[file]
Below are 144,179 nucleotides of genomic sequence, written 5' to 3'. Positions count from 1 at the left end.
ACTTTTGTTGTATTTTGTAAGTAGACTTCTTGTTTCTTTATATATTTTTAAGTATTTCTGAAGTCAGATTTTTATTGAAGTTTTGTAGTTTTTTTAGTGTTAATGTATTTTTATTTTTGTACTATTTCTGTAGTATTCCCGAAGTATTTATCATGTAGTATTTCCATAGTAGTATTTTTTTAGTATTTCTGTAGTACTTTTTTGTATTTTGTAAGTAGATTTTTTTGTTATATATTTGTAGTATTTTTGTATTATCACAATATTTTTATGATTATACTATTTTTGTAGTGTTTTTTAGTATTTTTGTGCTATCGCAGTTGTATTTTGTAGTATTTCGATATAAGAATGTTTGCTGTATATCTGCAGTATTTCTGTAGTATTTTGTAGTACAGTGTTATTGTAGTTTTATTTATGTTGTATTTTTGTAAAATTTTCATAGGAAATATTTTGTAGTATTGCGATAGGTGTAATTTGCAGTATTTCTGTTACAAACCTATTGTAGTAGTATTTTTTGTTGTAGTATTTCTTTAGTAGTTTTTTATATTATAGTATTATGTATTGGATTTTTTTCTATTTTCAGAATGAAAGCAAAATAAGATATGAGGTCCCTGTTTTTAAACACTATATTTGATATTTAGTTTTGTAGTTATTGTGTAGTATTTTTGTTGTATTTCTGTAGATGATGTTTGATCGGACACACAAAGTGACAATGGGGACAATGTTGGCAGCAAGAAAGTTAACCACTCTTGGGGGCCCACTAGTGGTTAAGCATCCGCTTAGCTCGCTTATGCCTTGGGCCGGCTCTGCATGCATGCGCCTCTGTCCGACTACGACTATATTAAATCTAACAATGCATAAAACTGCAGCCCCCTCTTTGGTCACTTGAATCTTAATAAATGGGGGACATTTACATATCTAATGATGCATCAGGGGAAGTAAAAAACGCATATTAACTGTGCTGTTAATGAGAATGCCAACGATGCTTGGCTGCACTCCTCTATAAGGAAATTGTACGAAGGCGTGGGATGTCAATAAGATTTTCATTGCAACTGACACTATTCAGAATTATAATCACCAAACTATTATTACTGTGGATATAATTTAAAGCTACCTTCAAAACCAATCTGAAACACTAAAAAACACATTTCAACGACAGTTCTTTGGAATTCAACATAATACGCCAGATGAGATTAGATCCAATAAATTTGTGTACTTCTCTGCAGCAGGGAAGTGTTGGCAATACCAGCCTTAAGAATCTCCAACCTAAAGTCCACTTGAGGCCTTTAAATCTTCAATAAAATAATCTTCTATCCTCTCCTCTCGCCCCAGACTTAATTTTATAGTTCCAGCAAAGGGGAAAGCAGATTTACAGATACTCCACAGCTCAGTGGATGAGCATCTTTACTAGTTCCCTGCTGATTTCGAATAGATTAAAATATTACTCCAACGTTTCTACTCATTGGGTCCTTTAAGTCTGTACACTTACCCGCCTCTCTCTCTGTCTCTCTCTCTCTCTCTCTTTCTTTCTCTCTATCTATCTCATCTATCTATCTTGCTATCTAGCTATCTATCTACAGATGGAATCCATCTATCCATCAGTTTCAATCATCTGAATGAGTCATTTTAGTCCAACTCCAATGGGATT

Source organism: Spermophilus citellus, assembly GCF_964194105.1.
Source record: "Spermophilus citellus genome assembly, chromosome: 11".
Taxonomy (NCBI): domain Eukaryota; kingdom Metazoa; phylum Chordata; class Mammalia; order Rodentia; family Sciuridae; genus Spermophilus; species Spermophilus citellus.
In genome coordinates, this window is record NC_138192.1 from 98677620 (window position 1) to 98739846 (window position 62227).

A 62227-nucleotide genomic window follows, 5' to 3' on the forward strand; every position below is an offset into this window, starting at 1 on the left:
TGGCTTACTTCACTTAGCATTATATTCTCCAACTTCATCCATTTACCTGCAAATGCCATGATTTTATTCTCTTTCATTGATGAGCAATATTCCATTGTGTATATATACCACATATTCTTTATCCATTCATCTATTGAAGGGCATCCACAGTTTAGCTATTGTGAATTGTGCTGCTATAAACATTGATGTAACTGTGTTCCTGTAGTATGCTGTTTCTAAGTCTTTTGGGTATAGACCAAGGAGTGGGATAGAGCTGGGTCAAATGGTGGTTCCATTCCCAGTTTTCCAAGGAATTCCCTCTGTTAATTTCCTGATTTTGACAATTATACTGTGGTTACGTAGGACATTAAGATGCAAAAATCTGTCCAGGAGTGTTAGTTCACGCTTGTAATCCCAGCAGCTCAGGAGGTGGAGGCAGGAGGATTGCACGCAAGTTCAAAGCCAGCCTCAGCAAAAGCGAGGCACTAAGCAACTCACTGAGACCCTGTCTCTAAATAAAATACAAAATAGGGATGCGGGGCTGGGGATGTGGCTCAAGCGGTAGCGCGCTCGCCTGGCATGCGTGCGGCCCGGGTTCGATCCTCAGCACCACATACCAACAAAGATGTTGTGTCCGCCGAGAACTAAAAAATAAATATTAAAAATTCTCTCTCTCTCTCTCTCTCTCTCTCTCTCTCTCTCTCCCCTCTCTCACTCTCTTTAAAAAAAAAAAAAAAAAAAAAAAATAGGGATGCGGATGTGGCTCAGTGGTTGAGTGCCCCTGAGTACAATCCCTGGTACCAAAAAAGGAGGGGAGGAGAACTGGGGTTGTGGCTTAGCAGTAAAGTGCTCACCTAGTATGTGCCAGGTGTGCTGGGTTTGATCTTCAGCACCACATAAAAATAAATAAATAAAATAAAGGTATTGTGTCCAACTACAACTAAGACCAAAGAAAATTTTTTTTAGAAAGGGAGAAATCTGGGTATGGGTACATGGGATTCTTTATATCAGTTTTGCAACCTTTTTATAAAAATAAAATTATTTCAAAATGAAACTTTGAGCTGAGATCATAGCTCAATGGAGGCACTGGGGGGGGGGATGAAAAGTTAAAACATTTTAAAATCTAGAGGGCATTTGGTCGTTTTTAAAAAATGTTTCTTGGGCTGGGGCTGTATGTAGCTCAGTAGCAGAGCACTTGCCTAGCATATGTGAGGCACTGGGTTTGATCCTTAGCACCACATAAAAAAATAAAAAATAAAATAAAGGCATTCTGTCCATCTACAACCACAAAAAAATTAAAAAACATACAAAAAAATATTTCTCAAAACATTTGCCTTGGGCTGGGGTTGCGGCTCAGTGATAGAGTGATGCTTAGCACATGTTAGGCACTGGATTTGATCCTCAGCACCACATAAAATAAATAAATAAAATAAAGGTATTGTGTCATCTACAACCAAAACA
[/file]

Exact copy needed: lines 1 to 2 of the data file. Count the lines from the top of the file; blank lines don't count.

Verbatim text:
Below are 144,179 nucleotides of genomic sequence, written 5' to 3'. Positions count from 1 at the left end.
ACTTTTGTTGTATTTTGTAAGTAGACTTCTTGTTTCTTTATATATTTTTAAGTATTTCTGAAGTCAGATTTTTATTGAAGTTTTGTAGTTTTTTTAGTGTTAATGTATTTTTATTTTTGTACTATTTCTGTAGTATTCCCGAAGTATTTATCATGTAGTATTTCCATAGTAGTATTTTTTTAGTATTTCTGTAGTACTTTTTTGTATTTTGTAAGTAGATTTTTTTGTTATATATTTGTAGTATTTTTGTATTATCACAATATTTTTATGATTATACTATTTTTGTAGTGTTTTTTAGTATTTTTGTGCTATCGCAGTTGTATTTTGTAGTATTTCGATATAAGAATGTTTGCTGTATATCTGCAGTATTTCTGTAGTATTTTGTAGTACAGTGTTATTGTAGTTTTATTTATGTTGTATTTTTGTAAAATTTTCATAGGAAATATTTTGTAGTATTGCGATAGGTGTAATTTGCAGTATTTCTGTTACAAACCTATTGTAGTAGTATTTTTTGTTGTAGTATTTCTTTAGTAGTTTTTTATATTATAGTATTATGTATTGGATTTTTTTCTATTTTCAGAATGAAAGCAAAATAAGATATGAGGTCCCTGTTTTTAAACACTATATTTGATATTTAGTTTTGTAGTTATTGTGTAGTATTTTTGTTGTATTTCTGTAGATGATGTTTGATCGGACACACAAAGTGACAATGGGGACAATGTTGGCAGCAAGAAAGTTAACCACTCTTGGGGGCCCACTAGTGGTTAAGCATCCGCTTAGCTCGCTTATGCCTTGGGCCGGCTCTGCATGCATGCGCCTCTGTCCGACTACGACTATATTAAATCTAACAATGCATAAAACTGCAGCCCCCTCTTTGGTCACTTGAATCTTAATAAATGGGGGACATTTACATATCTAATGATGCATCAGGGGAAGTAAAAAACGCATATTAACTGTGCTGTTAATGAGAATGCCAACGATGCTTGGCTGCACTCCTCTATAAGGAAATTGTACGAAGGCGTGGGATGTCAATAAGATTTTCATTGCAACTGACACTATTCAGAATTATAATCACCAAACTATTATTACTGTGGATATAATTTAAAGCTACCTTCAAAACCAATCTGAAACACTAAAAAACACATTTCAACGACAGTTCTTTGGAATTCAACATAATACGCCAGATGAGATTAGATCCAATAAATTTGTGTACTTCTCTGCAGCAGGGAAGTGTTGGCAATACCAGCCTTAAGAATCTCCAACCTAAAGTCCACTTGAGGCCTTTAAATCTTCAATAAAATAATCTTCTATCCTCTCCTCTCGCCCCAGACTTAATTTTATAGTTCCAGCAAAGGGGAAAGCAGATTTACAGATACTCCACAGCTCAGTGGATGAGCATCTTTACTAGTTCCCTGCTGATTTCGAATAGATTAAAATATTACTCCAACGTTTCTACTCATTGGGTCCTTTAAGTCTGTACACTTACCCGCCTCTCTCTCTGTCTCTCTCTCTCTCTCTCTTTCTTTCTCTCTATCTATCTCATCTATCTATCTTGCTATCTAGCTATCTATCTACAGATGGAATCCATCTATCCATCAGTTTCAATCATCTGAATGAGTCATTTTAGTCCAACTCCAATGGGATT